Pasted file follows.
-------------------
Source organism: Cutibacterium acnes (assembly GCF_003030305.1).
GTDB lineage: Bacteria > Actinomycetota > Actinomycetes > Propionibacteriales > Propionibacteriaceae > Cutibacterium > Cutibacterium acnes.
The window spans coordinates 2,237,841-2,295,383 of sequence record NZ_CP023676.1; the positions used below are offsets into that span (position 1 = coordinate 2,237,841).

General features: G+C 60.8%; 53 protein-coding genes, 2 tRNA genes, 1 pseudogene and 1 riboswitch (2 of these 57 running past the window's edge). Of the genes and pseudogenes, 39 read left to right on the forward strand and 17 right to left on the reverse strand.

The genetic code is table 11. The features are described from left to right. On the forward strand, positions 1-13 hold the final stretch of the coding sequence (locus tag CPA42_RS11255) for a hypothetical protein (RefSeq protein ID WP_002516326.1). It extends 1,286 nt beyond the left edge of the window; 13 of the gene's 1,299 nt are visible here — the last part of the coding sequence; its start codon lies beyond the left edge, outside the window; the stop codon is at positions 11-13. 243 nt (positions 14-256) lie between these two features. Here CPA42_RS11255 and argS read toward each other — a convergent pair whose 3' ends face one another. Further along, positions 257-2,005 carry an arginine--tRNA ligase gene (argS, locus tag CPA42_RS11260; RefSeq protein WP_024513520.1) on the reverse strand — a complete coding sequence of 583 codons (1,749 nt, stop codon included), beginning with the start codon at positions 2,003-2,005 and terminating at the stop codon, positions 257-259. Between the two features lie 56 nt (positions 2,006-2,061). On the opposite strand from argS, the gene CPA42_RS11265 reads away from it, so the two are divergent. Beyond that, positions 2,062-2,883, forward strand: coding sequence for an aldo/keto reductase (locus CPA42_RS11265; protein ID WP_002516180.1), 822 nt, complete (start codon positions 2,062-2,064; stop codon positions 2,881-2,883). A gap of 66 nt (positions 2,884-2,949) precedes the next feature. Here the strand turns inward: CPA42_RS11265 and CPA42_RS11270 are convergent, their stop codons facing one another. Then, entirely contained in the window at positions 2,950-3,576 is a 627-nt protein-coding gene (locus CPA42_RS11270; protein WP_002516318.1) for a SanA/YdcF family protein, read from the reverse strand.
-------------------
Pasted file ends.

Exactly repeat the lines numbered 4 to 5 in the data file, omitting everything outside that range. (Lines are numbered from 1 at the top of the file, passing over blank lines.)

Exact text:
General features: G+C 60.8%; 53 protein-coding genes, 2 tRNA genes, 1 pseudogene and 1 riboswitch (2 of these 57 running past the window's edge). Of the genes and pseudogenes, 39 read left to right on the forward strand and 17 right to left on the reverse strand.

The genetic code is table 11. The features are described from left to right. On the forward strand, positions 1-13 hold the final stretch of the coding sequence (locus tag CPA42_RS11255) for a hypothetical protein (RefSeq protein ID WP_002516326.1). It extends 1,286 nt beyond the left edge of the window; 13 of the gene's 1,299 nt are visible here — the last part of the coding sequence; its start codon lies beyond the left edge, outside the window; the stop codon is at positions 11-13. 243 nt (positions 14-256) lie between these two features. Here CPA42_RS11255 and argS read toward each other — a convergent pair whose 3' ends face one another. Further along, positions 257-2,005 carry an arginine--tRNA ligase gene (argS, locus tag CPA42_RS11260; RefSeq protein WP_024513520.1) on the reverse strand — a complete coding sequence of 583 codons (1,749 nt, stop codon included), beginning with the start codon at positions 2,003-2,005 and terminating at the stop codon, positions 257-259. Between the two features lie 56 nt (positions 2,006-2,061). On the opposite strand from argS, the gene CPA42_RS11265 reads away from it, so the two are divergent. Beyond that, positions 2,062-2,883, forward strand: coding sequence for an aldo/keto reductase (locus CPA42_RS11265; protein ID WP_002516180.1), 822 nt, complete (start codon positions 2,062-2,064; stop codon positions 2,881-2,883). A gap of 66 nt (positions 2,884-2,949) precedes the next feature. Here the strand turns inward: CPA42_RS11265 and CPA42_RS11270 are convergent, their stop codons facing one another. Then, entirely contained in the window at positions 2,950-3,576 is a 627-nt protein-coding gene (locus CPA42_RS11270; protein WP_002516318.1) for a SanA/YdcF family protein, read from the reverse strand.